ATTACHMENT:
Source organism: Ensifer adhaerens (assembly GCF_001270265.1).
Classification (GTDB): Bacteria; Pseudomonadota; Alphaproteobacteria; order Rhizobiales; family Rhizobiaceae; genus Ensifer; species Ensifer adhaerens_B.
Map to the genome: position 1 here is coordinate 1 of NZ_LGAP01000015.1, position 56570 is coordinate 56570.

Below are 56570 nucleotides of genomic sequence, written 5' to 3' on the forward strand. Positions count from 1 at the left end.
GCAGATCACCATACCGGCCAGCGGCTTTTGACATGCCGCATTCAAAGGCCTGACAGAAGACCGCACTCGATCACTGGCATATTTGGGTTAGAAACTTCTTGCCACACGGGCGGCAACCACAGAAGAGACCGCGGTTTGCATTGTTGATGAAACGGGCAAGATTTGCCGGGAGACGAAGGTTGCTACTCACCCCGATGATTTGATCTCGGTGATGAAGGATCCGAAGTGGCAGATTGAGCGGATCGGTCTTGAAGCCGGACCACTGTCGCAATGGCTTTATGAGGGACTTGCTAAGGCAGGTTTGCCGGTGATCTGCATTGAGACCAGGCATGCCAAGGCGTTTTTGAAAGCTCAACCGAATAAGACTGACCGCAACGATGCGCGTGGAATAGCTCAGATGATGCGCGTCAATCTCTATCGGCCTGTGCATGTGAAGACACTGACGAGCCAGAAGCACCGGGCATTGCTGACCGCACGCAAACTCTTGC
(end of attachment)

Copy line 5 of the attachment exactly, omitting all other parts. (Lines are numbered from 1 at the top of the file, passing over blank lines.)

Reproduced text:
GCAGATCACCATACCGGCCAGCGGCTTTTGACATGCCGCATTCAAAGGCCTGACAGAAGACCGCACTCGATCACTGGCATATTTGGGTTAGAAACTTCTTGCCACACGGGCGGCAACCACAGAAGAGACCGCGGTTTGCATTGTTGATGAAACGGGCAAGATTTGCCGGGAGACGAAGGTTGCTACTCACCCCGATGATTTGATCTCGGTGATGAAGGATCCGAAGTGGCAGATTGAGCGGATCGGTCTTGAAGCCGGACCACTGTCGCAATGGCTTTATGAGGGACTTGCTAAGGCAGGTTTGCCGGTGATCTGCATTGAGACCAGGCATGCCAAGGCGTTTTTGAAAGCTCAACCGAATAAGACTGACCGCAACGATGCGCGTGGAATAGCTCAGATGATGCGCGTCAATCTCTATCGGCCTGTGCATGTGAAGACACTGACGAGCCAGAAGCACCGGGCATTGCTGACCGCACGCAAACTCTTGC